Fear not, California Democrats, the political fortunes of Pete Wilson and Bill Clinton are not inextricably linked; notwithstanding the intriguing argument made by Sherry Bebitch Jeffe in "Wilson's Hope for Second Term--a Clinton Success" (Opinion, Jan. 10).
First, California's economic recovery, induced by federal policies or not, is likely to come too late to save Pete Wilson from defeat in '94. Clinton has almost twice as long to make good on his campaign promises than does Pete Wilson. Wilson needs a quick fix to save his political bacon, Clinton doesn't.
Second, let's assume a quick fix for what ails California is possible and that Clinton plays a role in bringing it about. It is a mistake to assume, as Jeffe does, that Sens. Dianne Feinstein, Barbara Boxer, and California's Democrats in the House will sit by passively and allow Wilson to take credit for "saving" the California economy. They won't. Feinstein and every House Democrat also running for reelection in '94 will make credit-claiming for whatever economic recovery has occurred a top priority.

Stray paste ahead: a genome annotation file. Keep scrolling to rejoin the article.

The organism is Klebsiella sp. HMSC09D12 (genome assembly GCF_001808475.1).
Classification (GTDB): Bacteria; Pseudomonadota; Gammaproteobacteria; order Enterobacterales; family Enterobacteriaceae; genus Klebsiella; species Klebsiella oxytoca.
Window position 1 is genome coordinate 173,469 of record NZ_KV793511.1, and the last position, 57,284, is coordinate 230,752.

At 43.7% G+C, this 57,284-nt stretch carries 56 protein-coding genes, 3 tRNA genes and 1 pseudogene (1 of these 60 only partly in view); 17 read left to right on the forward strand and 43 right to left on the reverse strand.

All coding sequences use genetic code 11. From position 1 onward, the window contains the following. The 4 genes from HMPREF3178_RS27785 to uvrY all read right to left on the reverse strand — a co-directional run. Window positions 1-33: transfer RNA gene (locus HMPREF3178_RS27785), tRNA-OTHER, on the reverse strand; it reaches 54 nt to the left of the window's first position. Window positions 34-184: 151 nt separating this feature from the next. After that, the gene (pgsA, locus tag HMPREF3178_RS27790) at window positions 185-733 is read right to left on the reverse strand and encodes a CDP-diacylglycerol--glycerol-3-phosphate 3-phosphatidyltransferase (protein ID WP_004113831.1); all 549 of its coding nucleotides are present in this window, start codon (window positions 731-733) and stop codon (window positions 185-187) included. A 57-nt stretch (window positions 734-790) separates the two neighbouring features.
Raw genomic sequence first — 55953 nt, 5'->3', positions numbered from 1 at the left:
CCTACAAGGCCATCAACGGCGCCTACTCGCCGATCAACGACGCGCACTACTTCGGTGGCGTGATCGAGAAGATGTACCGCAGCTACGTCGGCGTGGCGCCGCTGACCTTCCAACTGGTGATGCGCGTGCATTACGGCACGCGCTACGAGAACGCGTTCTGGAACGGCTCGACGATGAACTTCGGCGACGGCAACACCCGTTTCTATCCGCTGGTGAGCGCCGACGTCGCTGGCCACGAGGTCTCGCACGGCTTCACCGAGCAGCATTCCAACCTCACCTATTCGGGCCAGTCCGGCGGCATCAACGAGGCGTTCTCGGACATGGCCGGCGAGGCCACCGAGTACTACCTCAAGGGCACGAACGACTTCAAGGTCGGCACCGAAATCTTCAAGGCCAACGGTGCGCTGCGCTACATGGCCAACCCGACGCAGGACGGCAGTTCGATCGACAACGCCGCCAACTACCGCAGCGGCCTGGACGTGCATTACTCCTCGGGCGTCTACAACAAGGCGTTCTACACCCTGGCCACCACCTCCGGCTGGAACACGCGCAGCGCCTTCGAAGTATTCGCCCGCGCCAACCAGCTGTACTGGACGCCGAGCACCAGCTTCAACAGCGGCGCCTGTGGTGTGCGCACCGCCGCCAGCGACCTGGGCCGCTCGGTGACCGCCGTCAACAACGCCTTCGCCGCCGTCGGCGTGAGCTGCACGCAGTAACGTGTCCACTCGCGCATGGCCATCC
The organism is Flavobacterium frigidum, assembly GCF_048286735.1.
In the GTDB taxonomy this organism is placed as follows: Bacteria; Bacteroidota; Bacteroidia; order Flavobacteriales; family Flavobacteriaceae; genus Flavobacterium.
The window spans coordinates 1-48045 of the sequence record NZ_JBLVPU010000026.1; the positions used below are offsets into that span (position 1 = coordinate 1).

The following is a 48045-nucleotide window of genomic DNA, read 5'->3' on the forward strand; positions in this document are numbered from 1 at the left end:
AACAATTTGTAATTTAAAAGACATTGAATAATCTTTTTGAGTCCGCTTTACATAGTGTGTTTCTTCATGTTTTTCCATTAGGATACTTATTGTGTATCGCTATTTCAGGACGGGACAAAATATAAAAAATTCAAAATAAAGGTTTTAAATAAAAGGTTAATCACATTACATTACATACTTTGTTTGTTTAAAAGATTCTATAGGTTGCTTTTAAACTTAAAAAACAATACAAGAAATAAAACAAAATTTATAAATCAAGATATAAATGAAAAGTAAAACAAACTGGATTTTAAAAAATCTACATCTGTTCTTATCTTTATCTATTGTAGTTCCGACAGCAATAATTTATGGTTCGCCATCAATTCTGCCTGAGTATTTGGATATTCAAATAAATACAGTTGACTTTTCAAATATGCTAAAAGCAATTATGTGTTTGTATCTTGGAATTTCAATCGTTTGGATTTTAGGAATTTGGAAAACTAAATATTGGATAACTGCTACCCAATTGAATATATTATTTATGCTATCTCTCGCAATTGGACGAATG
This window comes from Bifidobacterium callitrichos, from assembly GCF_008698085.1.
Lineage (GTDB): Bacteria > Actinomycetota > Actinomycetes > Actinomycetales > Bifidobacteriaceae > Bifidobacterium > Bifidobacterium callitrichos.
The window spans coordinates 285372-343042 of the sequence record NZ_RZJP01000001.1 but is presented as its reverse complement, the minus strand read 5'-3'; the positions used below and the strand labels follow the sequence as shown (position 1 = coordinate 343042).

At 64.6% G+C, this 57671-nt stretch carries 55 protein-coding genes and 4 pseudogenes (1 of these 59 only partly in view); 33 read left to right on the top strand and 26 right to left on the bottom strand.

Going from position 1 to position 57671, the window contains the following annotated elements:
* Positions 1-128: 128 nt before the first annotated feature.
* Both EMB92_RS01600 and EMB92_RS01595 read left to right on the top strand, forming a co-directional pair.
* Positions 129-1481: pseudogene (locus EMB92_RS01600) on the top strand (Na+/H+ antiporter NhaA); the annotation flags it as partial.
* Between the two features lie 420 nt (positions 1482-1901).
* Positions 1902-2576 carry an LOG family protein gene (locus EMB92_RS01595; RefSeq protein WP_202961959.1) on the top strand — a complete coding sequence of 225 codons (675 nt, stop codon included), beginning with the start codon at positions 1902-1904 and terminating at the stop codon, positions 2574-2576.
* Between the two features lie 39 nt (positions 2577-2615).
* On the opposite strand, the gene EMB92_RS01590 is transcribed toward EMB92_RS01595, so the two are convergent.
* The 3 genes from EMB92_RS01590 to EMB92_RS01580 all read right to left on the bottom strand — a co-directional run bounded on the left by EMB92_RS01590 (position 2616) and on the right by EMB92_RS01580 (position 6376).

Finally, it is highly myopic and parochial to assume that Clinton's political fate is hostage to the health of the California economy. Wilson's clearly is. Clinton, however, could survive a continued recession in California, if recovery around the nation is reasonably robust.
Wilson will get what he's expecting in dollars from the Clinton Administration, but it wouldn't be enough to curtail another budget crisis. Absent an uncharacteristic display of leadership skills by the governor between now and 1994, Wilson will soon join George Bush, Dan Quayle, et al., on the lecture circuit.
MARK P. PETRACCA
Associate Prof. of Political Science